Term deposits offer certainty and savings accounts offer flexibility for the saver. Here are some of the common features and benefits of each.

Putting your money into a savings account, or in the alternative, a term deposit, are two common methods of saving.

Working out whether either of these options are right for you depends on your personal and financial circumstances, as well as your saving goals.

For example, a separate savings account where your money is readily accessible might be useful for a short-term goal. A term deposit, where your money may be tied up for a longer period of time in return for higher interest, could be a more suitable option for a longer-term goal.

You can use the handy AMP calculator to compare savings accounts and term deposit rates over different financial amounts and timeframes.

Term deposits

Term deposits work by locking your money away for a certain timeframe (or ‘term’) in exchange for a fixed interest rate return at the end of that term. A general rule of thumb is the longer the term, the higher the interest rate. Terms vary, but usually range from as short as one month to as long as five years.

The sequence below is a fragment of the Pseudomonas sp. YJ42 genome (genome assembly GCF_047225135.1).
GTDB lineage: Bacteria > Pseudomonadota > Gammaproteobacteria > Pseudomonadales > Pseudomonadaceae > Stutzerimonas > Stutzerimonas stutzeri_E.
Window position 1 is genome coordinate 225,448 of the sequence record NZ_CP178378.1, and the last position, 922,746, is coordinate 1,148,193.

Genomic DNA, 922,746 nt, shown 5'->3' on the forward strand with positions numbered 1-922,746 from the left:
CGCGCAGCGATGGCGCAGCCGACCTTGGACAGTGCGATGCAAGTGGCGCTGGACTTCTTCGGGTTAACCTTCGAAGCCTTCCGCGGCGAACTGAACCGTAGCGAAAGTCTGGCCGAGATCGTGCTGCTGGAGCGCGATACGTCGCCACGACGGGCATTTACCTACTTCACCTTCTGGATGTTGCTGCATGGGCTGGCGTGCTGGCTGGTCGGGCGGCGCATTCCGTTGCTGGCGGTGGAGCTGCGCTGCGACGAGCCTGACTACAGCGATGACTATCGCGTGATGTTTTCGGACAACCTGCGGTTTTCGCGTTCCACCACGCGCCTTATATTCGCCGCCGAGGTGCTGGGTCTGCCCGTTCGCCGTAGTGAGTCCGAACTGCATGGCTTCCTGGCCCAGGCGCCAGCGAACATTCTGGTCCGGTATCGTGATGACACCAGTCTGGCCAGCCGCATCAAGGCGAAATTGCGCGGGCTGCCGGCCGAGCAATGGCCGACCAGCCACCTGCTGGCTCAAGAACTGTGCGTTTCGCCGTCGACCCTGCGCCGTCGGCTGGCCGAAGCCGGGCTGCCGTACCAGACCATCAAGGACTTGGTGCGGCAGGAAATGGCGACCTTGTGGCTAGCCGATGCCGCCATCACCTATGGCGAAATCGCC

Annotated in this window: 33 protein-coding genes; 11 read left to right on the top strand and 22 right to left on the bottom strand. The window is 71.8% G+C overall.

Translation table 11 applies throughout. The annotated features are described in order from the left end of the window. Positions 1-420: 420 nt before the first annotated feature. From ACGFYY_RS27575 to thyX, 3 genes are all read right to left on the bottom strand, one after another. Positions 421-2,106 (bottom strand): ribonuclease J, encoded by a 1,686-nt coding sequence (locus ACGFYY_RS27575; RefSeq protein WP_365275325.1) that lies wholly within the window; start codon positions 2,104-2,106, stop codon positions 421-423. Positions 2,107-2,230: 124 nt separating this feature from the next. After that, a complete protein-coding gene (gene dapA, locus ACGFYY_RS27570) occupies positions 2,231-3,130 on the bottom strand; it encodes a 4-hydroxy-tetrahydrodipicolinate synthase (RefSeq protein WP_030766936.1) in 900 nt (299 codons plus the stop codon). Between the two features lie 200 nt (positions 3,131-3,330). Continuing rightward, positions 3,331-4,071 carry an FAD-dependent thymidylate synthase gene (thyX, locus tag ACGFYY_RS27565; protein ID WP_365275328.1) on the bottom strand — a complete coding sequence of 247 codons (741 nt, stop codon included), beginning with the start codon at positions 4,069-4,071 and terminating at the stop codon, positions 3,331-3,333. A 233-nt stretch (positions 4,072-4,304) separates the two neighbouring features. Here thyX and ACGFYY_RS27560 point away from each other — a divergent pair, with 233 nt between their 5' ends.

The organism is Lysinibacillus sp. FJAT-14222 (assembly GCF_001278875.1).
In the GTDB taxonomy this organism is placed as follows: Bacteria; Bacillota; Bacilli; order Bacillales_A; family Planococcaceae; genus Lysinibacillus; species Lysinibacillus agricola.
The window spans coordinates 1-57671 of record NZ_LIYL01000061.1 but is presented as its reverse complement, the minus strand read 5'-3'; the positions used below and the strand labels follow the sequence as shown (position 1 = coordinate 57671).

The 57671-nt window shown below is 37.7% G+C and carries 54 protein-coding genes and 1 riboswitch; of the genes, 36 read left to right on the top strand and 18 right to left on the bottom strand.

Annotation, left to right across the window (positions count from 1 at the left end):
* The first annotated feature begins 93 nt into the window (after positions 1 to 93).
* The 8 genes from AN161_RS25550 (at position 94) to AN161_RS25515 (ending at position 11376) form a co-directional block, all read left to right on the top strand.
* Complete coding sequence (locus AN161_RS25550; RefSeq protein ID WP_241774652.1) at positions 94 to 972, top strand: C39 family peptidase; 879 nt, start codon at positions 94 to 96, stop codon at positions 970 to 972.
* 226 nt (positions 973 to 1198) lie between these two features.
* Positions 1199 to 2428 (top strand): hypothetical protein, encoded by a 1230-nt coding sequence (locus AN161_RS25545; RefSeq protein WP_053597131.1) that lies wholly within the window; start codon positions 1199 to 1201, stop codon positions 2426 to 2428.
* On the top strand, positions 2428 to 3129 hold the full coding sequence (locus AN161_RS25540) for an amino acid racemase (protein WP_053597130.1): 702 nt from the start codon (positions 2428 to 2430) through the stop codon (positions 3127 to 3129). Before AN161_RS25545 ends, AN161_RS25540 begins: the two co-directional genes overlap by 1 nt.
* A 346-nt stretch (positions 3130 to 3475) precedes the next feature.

They’re worth considering if you’re looking to get an exact amount by a certain date, and don’t need to access the money before maturity.


  • The return on term deposits carries more certainty than most savings accounts, as the interest rate is guaranteed.

  • Usually these accounts come with no set-up fee. They often offer a higher rate of return to compensate for your money being out of reach for the entire duration of your term.

  • They’re a set-and-forget type of investment, so you don’t need to worry about fluctuations in the cash rate.

Term deposits give you the assurance that you’ll know what you’ll get in return if you leave your money in for the full term. It also means if interest rates fall during that time, you’re likely to do relatively well with a locked-in rate.


  •  If the cash rate rises, you won’t be able to obtain the benefit of that increase for your term deposit.

  •  Your money is locked away for the full term.

  •  You’ll have to give notice to access it early, usually around 31 days.

  •  You’ll have to pay a penalty fee or earn less interest if you take your money out before the end of the term.

  •  A minimum initial deposit is required, which can vary widely.

  •  There’s no option to top up funds once you’ve opened a term deposit.

Interest rates on term deposits

With a term deposit, the length of time of the deposit account has a corresponding interest rate. You can choose the length of time you want the account for, and the amount you want to deposit based on your needs.